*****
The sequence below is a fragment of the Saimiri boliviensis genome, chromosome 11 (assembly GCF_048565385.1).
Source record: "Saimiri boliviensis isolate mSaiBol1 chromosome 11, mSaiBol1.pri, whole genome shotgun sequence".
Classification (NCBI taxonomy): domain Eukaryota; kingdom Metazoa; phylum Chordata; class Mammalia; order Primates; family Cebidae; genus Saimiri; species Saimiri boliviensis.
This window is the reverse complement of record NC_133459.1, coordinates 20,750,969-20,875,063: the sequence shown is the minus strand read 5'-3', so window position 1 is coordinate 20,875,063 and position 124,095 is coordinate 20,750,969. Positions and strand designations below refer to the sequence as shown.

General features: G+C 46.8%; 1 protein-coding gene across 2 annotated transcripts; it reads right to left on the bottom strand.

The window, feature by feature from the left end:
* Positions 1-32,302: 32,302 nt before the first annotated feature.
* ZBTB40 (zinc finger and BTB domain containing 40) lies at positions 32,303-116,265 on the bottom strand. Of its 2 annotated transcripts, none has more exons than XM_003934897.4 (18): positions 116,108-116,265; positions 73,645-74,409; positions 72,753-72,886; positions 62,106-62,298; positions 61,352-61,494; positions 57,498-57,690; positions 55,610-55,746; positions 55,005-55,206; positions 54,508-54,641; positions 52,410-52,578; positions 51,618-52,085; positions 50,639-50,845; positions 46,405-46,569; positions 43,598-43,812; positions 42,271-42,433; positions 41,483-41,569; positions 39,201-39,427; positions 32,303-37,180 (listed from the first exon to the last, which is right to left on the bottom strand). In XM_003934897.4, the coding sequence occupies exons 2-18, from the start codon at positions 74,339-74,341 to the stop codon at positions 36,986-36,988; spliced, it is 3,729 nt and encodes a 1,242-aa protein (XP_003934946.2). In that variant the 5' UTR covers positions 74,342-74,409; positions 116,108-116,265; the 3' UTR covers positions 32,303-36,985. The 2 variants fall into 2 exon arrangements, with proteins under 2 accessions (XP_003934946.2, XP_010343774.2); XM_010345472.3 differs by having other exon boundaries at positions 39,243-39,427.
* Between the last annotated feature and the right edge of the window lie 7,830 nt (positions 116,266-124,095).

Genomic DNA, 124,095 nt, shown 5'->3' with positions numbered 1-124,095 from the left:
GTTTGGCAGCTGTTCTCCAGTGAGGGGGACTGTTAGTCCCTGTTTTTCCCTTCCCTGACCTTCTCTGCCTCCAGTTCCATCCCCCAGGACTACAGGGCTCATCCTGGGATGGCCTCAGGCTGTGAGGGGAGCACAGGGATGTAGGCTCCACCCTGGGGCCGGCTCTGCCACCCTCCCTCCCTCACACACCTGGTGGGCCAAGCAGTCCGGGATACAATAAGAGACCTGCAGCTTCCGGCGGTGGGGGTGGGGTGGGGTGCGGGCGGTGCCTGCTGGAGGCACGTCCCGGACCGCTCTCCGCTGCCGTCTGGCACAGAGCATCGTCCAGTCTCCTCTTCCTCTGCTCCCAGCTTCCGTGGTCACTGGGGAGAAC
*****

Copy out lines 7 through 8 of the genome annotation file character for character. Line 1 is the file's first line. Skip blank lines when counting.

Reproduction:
* Positions 1-32,302: 32,302 nt before the first annotated feature.
* ZBTB40 (zinc finger and BTB domain containing 40) lies at positions 32,303-116,265 on the bottom strand. Of its 2 annotated transcripts, none has more exons than XM_003934897.4 (18): positions 116,108-116,265; positions 73,645-74,409; positions 72,753-72,886; positions 62,106-62,298; positions 61,352-61,494; positions 57,498-57,690; positions 55,610-55,746; positions 55,005-55,206; positions 54,508-54,641; positions 52,410-52,578; positions 51,618-52,085; positions 50,639-50,845; positions 46,405-46,569; positions 43,598-43,812; positions 42,271-42,433; positions 41,483-41,569; positions 39,201-39,427; positions 32,303-37,180 (listed from the first exon to the last, which is right to left on the bottom strand). In XM_003934897.4, the coding sequence occupies exons 2-18, from the start codon at positions 74,339-74,341 to the stop codon at positions 36,986-36,988; spliced, it is 3,729 nt and encodes a 1,242-aa protein (XP_003934946.2). In that variant the 5' UTR covers positions 74,342-74,409; positions 116,108-116,265; the 3' UTR covers positions 32,303-36,985. The 2 variants fall into 2 exon arrangements, with proteins under 2 accessions (XP_003934946.2, XP_010343774.2); XM_010345472.3 differs by having other exon boundaries at positions 39,243-39,427.